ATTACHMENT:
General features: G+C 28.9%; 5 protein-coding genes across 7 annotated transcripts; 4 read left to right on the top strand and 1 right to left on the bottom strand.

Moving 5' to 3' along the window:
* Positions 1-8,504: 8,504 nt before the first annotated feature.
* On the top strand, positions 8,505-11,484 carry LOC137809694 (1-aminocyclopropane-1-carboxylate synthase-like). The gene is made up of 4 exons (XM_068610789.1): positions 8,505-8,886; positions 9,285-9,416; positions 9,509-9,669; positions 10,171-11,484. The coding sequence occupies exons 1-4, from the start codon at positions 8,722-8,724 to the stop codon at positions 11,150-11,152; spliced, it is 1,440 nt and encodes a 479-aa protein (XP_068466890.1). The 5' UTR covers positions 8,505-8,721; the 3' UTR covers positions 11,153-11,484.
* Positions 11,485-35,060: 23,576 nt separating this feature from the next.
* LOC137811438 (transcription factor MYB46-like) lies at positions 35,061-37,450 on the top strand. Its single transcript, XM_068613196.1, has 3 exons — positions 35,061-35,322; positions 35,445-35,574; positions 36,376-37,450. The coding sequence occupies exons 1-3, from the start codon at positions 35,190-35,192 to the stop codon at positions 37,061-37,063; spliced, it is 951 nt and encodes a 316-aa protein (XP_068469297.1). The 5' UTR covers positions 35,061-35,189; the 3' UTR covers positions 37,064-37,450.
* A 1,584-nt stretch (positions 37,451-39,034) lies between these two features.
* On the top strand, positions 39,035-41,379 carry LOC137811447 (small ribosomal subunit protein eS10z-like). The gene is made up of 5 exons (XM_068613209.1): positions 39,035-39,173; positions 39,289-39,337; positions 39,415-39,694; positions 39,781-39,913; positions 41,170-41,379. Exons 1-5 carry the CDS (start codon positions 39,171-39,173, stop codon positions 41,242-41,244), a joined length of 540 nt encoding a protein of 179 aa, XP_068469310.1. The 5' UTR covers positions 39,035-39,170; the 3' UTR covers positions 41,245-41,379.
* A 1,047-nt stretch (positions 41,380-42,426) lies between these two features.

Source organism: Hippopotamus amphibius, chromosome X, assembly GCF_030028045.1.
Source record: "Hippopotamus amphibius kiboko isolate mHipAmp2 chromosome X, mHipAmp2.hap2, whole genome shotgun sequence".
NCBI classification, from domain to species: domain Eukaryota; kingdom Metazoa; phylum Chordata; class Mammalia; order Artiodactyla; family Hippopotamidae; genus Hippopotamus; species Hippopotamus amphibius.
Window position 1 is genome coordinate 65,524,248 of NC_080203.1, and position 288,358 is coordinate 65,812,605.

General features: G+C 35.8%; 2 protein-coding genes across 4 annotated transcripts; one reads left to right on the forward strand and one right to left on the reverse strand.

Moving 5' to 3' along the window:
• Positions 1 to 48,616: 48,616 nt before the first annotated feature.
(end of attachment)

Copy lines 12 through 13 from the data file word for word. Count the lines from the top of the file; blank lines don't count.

NCBI classification, from domain to species: domain Eukaryota; kingdom Metazoa; phylum Chordata; class Mammalia; order Artiodactyla; family Hippopotamidae; genus Hippopotamus; species Hippopotamus amphibius.
Window position 1 is genome coordinate 65,524,248 of NC_080203.1, and position 288,358 is coordinate 65,812,605.